I honestly can’t praise this mechanic enough. The only negative thing I can say about it, really, is that outlandish Ultrahand creations are most responsible for frame rate drops and performance issues. Even then, it feels a worthwhile trade-off in exchange for what this feature brings to the table.
Ultrahand and building in general is used in myriad genius ways – and it feels hugely more flexible than any individual puzzle mechanic in past Zelda titles. There’s one recurring mini-game, where you must use Ultrahand to help a hapless builder keep signs standing upright, that could form the backbone of an entire indie game. Here, it’s a random distraction you’ll find as you explore for minimal rewards. That about sums it up.
The depths haven’t been spoken about much in preview, but they’re a huge part of the experience.
Old-school Zelda fans have all had one word on their lips in the run-up to release: Dungeons. And, well, here’s the rub:
Tears of the Kingdom doesn’t really feature traditional dungeons. But what is on offer is closer to what some might be looking for, I feel, than what was in BOTW.
The main dungeons are structured a lot like the Divine Beasts – open-ended, with challenges you can tackle in more or less any order. However, they’re blessed with more elaborate lead-ins and introductions, some of which are truly awesome. Additionally, an AI companion joins you in each dungeon, each with a unique power that helps to unwind the Temple’s secrets. That carries a bit more of the feel of obtaining a new item in a dungeon and learning to use it via its puzzles.
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Shrines are similar as ever – each equivalent to a room or two of a classic Zelda dungeon. But now there’s just generally more out on the maps. There are hundreds of caves and wells to go spelunking in. Sky islands feature puzzles that involve rotating whole floating worlds. And in the depths, there’s ancient mines, super-powerful enemies, and ultra-rare rewards. So there’s just more to do.
A serviceable narrative that is very similarly delivered to the last game strings all this together. I think taken out of context, it’ll feel identical to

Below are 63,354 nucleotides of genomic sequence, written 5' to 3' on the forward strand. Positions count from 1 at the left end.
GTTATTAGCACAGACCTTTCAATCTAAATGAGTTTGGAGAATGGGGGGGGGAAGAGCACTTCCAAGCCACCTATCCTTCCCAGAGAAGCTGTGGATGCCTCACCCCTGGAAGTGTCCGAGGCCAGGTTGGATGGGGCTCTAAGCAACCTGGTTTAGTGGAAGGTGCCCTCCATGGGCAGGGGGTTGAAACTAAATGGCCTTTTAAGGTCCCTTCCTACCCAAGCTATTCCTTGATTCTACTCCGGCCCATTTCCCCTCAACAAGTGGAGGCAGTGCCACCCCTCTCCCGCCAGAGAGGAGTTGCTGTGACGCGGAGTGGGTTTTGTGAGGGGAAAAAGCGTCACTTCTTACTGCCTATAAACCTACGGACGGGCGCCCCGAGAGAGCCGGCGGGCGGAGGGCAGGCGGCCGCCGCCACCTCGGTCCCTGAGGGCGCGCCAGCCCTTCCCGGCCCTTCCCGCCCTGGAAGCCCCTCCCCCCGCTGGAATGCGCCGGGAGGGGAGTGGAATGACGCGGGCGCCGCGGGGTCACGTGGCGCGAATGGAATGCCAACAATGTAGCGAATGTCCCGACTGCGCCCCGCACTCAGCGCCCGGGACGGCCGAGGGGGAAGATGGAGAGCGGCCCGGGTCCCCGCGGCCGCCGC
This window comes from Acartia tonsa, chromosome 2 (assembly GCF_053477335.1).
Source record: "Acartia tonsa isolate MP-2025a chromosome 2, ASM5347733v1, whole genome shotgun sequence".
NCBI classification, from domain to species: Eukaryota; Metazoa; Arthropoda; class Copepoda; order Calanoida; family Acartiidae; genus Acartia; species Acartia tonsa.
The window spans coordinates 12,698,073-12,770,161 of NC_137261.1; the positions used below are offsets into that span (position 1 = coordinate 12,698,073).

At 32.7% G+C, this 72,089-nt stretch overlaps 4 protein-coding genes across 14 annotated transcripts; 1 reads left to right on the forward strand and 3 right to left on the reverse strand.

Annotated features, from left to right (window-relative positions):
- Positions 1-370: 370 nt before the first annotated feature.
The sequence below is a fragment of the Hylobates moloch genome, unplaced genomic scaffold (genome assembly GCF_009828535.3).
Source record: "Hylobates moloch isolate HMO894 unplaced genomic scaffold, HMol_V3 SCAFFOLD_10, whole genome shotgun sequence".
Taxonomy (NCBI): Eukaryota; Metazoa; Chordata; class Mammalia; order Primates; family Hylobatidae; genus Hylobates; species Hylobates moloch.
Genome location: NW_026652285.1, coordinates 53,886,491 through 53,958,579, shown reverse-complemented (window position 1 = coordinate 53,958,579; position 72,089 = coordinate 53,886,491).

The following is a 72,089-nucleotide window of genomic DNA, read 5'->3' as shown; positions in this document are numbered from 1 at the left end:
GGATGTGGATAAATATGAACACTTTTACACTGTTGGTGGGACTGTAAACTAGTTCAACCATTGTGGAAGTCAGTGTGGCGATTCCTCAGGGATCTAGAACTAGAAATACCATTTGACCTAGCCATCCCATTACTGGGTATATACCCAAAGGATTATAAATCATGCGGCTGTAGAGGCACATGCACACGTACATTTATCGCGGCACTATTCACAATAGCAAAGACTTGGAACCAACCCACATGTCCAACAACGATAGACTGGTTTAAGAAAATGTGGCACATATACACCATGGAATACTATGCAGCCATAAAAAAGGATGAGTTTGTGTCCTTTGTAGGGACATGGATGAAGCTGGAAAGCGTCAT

BOTW. That’s what I’ve seen expressed online as people foolishly immerse themselves in leaks. As a whole, though, I do think the story is more engaging. There’s an air of Zelda 2 – Adventure of Link here in that Link is a known quantity; here’s a hero, his antics in the last game known and celebrated. That leaves a significant textural ripple in your interactions as you travel the world. So too does the fact that this is generally a world that was in the early stages of a renaissance before disaster struck again. There’s a joy in seeing fledgling places from the previous game now blossomed into something new, even if they’re now beset with new problems.
Which brings us back to what I said at the start – this is a game that aims to recontextualize and rebuild around the framework of one of the greatest games of all time. That’s a noble goal; nobler still is that it is successful.
Zelda has a history of happening upon magic and then sticking with it. Most every top-down Zelda lives in the shadow of
A Link to the Past. The Ocarina of Time formula felt everlasting. You’d be forgiven for thinking Breath of the Wild would simply cast a shadow like those two games and inspire generations of iterations of its formula. From a distant and uninformed perspective, cynics might think this could’ve been DLC because ‘it’s the same map’ (it isn’t). But this is so much more. If we cast BOTW as a reboot, which it undoubtedly was, Tears of the Kingdom is absolutely the most significant and fresh-feeling Zelda sequel in decades – possibly ever.
It also presents us with a new all-time great duology. I can’t wait to replay
Breath of the Wild, because after ninety-some hours with this game, I’m obsessed with the interplay between these two titles, and how knowledge of BOTW enhances Tears of the Kingdom. I can scarcely think of a video game sequel that so wonderfully rewards knowledge of its predecessor – it’s fantastic.
The mad lads actually did it.
Tears of the Kingdom is actually better than its predecessor – something that seemed inexplicable to me even as I played it until, about six hours in, the weight of its quality became insurmountable. It’s one of the best games in years – and a masterclass in how to build a smart sequel.